- - Thursday, April 12, 2012

There’s only one way to classify a Whit Stillman movie — and that’s as, well … a Whit Stillman movie. Despite his widespread influence on a generation of indie filmmakers, no one else makes movies quite like Mr. Stillman.

Indeed, “Damsels in Distress,” the director’s first film after a long hiatus, suggests that even Mr. Stillman no longer makes movies quite like he used to. “Damsels,” about a trio of young women who set out to reform the boys at an East Coast college, is sillier, shallower and altogether lighter on its feet than his early films.

Yet despite the differences, it remains recognizably a Whit Stillman film, albeit of a different weight and flavor. “Damsels” is a funny, entertaining, affecting trifle, but a trifle all the same.

Mr. Stillman directed three beloved films in the 1990s before taking a 14-year break. Those films, a trio of spry, nostalgic comedies about young adults coping with the end of certain eras, influenced a generation of indie filmmakers not only with their subject matter but with their adherence to a consistent aesthetic. The characters were almost universally well-read, well-off and well-spoken. They talked in sprightly, literary prose - not just sentences, but paragraphs - and were as anxious about the philosophy of existence as about their next date.

In recent years, Mr. Stillman’s early movies have become indie-comedy touchstones, complete with spiffy Criterion DVD releases. Coy, witty directors such as Wes Anderson and Noah Baumbach all owe a clear debt to Mr. Stillman and his deftly refined sensibility. But where Mr. Stillman’s movies exuded an almost naive earnestness that seemed to emanate from another era, his followers substituted a hip sense of irony.

“Damsels,” by contrast, is refreshingly unhip. Instead, it is likably daffy, almost cartoonish in the broadness of its humor.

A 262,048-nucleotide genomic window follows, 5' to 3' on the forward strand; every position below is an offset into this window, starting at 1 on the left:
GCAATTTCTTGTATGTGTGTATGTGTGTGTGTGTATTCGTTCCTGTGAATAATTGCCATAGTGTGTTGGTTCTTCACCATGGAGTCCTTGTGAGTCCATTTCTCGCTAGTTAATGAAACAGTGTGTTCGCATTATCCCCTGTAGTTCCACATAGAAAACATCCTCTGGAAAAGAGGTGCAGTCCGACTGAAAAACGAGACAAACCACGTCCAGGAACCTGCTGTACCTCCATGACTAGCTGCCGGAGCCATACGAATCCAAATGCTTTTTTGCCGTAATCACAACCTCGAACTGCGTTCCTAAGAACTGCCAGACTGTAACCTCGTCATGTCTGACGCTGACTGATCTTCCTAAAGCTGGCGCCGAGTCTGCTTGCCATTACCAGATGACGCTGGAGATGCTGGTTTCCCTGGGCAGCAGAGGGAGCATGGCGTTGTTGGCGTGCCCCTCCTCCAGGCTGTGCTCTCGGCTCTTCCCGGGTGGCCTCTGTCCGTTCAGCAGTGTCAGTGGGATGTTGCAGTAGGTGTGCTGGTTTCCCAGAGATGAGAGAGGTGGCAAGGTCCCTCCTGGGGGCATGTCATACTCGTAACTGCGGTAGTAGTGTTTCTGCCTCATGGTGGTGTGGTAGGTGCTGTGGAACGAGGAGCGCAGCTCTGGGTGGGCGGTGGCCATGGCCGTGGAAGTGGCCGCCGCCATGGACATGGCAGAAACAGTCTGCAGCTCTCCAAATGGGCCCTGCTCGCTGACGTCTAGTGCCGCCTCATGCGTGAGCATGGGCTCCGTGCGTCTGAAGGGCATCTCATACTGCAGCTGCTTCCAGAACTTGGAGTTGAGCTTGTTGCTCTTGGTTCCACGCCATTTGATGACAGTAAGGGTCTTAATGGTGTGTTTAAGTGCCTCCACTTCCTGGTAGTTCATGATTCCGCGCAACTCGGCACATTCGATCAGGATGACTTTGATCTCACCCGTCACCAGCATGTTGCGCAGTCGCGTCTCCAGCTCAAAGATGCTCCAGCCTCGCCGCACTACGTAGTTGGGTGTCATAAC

Its trio of “damsels” - led by the delightful Greta Gerwig, whose soft deadpan sets the movie’s tone - are inexplicably obsessed with foul smells. They claim to suffer from “nasal shock syndrome” and obsess over the smell of a motel soap, which perhaps suggests the clean and orderly world they aspire to create. The boys they seek to reform - listed in the opening credits as “their distress” - are all comically clueless, with exaggerated mannerisms and slapsticky character traits. (One particularly dim fellow literally cannot tell the difference between colors.)

Mr. Stillman, in other words, has gone goofy, and seems to be enjoying it. In interviews, the director has indicated that his previous films constituted a trilogy built in part out of autobiographical elements. Now, freed from some of his youthful dour impulses, he appears to be experimenting with a heightened comic affect. The experiment is not entirely successful: Tonally and structurally, the film is often uneven. Nor, ultimately, is it as memorable as his earlier work.

Even so, it is consistently funny, utterly charming, and literate in a way that’s rare for Hollywood. Mr. Stillman has not made a movie that quite matches his earlier work, but he once again has made a movie that only he could make.

TITLE: “Damsels in Distress”

CREDITS: Written and directed by Whit Stillman

RATING: PG-13 for tasteful but frank sexual discussion

RUNNING TIME: 99 minutes


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